- But if you are looking for something alterna from that time, a much more successful effort was "Dreams" by the Cranberries.

- "Song to the Siren" as covered by the Cocteau Twins for the This Mortal Coil project.

- Something from Bananarama's self-titled album (1984), when they were more new wave and synthpop. It's a great album all the way, by the way, which you might not have expected if you only knew them from "Venus" and later dance pop songs. The Celtic influence is more low-key, but also more pervasive, in their way of vocal harmonizing and copious use of melodic ornamentation in the vocals, although no one instance ever rising to the distracting level of Mariah Carey et al. "Rough Justice" and "King of the Jungle" might have it more than the others.

- Which reminds me of "Since Yesterday" by Strawberry Switchblade, although admittedly it's not so central in this song. But I'd suspect that listening to the rest of their songs would uncover a purer example.

- "The Village" by New Order. I'm not sure that the band members have any Celtic roots, but this one sure sounds like it. It's got the two parts: an unsustainable pairing of restraint with a driving beat, then letting loose with all those melodic motifs trying to tug at the heart-strings.

- "Running Up That Hill" by Kate Bush. Another excellent fusion of the primeval with the futuristic, drawing on Celtic for the ancient sound.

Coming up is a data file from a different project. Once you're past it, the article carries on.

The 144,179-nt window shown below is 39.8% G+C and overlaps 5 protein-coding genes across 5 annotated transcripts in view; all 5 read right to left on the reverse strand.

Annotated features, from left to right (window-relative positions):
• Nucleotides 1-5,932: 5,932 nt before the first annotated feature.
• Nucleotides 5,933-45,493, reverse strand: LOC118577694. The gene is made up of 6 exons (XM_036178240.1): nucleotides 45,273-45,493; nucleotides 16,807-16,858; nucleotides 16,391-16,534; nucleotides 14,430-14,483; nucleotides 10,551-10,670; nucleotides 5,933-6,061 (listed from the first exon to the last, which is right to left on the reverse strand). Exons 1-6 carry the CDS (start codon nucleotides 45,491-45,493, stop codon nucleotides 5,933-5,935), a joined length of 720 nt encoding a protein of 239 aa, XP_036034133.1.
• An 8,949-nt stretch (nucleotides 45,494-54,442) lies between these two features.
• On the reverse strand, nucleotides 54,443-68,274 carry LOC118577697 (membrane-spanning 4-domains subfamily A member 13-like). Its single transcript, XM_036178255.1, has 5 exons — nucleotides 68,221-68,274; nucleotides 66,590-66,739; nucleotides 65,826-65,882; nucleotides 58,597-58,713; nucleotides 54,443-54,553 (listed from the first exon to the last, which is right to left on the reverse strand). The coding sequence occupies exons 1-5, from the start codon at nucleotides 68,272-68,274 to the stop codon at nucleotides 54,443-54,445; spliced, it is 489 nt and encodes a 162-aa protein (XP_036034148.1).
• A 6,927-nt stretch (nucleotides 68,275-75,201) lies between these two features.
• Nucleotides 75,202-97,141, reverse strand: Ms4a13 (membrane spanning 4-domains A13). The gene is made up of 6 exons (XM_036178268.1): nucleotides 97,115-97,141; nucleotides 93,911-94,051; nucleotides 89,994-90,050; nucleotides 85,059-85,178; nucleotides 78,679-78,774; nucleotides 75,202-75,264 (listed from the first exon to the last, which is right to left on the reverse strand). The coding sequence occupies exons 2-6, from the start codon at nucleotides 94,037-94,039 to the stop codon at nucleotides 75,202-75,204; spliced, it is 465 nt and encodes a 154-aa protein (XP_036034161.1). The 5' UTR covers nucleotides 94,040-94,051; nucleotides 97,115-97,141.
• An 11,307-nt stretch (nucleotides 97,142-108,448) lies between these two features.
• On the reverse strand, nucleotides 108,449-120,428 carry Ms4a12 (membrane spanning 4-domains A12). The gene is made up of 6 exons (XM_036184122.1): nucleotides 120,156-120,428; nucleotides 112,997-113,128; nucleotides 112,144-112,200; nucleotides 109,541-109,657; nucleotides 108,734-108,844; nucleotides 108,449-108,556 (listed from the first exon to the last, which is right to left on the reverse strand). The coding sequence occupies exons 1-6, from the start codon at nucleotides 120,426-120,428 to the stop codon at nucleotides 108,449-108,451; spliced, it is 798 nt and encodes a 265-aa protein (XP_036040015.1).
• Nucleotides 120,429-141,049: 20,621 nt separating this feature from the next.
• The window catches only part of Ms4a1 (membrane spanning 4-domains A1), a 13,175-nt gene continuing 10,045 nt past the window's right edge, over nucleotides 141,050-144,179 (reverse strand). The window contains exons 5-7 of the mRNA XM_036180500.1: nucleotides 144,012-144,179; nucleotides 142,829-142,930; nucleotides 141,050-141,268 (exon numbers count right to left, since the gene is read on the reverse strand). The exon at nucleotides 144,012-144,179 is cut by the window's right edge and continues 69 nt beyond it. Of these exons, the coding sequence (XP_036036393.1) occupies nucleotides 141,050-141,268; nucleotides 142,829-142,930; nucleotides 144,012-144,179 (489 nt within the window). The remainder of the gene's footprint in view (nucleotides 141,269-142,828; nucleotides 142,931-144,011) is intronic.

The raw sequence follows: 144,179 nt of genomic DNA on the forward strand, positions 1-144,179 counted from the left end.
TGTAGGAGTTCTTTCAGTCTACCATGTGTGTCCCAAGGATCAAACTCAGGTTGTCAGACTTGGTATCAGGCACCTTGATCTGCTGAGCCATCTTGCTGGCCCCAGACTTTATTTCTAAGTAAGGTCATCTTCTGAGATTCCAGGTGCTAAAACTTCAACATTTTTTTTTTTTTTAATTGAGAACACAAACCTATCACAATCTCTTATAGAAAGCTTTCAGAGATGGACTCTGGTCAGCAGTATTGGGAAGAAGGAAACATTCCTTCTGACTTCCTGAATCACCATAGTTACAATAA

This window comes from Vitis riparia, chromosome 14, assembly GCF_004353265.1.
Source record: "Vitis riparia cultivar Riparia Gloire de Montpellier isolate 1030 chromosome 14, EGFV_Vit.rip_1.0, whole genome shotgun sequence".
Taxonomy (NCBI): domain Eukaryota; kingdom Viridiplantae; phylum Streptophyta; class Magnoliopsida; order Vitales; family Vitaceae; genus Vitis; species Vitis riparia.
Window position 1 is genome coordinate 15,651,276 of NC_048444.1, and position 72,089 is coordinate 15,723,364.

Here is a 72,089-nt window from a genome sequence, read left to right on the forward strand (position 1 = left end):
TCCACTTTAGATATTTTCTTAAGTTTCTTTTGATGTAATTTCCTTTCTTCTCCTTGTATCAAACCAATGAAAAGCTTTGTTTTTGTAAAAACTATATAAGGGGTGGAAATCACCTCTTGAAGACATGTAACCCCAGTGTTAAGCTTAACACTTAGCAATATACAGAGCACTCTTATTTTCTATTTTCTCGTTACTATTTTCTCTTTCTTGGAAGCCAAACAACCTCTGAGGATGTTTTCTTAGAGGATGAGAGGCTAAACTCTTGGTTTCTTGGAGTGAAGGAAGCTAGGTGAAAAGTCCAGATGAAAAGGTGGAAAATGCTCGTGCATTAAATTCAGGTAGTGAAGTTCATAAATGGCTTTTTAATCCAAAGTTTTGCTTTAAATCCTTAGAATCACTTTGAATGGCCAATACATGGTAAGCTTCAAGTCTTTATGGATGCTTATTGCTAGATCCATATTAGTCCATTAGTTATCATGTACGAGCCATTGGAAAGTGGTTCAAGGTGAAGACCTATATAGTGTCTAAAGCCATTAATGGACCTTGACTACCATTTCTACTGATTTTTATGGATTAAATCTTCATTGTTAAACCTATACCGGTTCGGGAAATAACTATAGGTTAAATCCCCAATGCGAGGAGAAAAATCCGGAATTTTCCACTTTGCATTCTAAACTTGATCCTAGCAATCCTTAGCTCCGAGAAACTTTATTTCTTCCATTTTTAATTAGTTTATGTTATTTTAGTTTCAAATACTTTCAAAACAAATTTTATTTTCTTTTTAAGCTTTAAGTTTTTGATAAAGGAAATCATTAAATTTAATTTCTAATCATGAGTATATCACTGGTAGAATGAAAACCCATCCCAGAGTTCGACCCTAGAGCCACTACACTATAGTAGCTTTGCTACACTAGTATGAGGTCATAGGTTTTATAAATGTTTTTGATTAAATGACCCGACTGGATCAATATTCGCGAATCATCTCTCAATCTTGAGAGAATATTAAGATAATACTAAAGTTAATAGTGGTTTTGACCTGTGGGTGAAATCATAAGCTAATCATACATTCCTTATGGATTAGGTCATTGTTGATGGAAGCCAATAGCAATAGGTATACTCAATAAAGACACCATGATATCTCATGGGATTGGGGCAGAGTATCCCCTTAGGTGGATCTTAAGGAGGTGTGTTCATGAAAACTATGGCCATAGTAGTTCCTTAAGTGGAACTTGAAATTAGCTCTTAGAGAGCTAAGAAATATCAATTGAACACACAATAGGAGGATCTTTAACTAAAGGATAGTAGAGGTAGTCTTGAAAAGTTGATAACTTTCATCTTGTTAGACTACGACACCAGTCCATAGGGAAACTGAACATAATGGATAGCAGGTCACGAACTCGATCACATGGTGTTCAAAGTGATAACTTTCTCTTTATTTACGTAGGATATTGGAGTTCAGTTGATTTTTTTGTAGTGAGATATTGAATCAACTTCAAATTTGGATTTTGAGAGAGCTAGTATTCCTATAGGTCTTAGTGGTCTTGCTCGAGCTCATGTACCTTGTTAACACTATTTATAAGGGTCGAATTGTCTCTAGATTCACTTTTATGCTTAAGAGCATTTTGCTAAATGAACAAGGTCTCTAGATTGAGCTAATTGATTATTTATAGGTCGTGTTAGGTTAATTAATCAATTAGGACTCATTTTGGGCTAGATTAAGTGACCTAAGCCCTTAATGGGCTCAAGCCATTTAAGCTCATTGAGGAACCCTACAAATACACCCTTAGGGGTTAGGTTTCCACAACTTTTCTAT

- There's a whole lot of everything, including Celtic, on Our Beloved Revolutionary Sweetheart by Camper Van Beethoven (Dave Lowery's college radio band before Cracker). But "She Divines Water" and their adaptation of "O Death" have that summoning-you-back-to-your-roots quality.

- It's too bad red-headed babe Belinda Carlisle never did anything palpably Celtic, although "Half the World" and "Summer Rain" have vague unspecified World Music influences.

- "I'm Gonna Be (500 Miles)" by the Proclaimers.

- The highly similar "Don't Look Back" by Fine Young Cannibals.

- More ancient-futuristic fusion from OMD with "Joan of Arc" and "Maid of Orleans". A lot of their other songs have at least a passage here or there, like the motif between verses of "Talking Loud and Clear".

- I was going to suggest something by Echo and the Bunnymen, but I'm growing too tired to think of a good example right now. Also not sure how prominent the sound would be within the overall song.

1 comment:

  1. Wow, I must say I'm impressed by your musical tastes and pretty much every posting I've seen on your page. Consider yourself bookmarked. I found you on Steve Sailer's blogroll, by the way.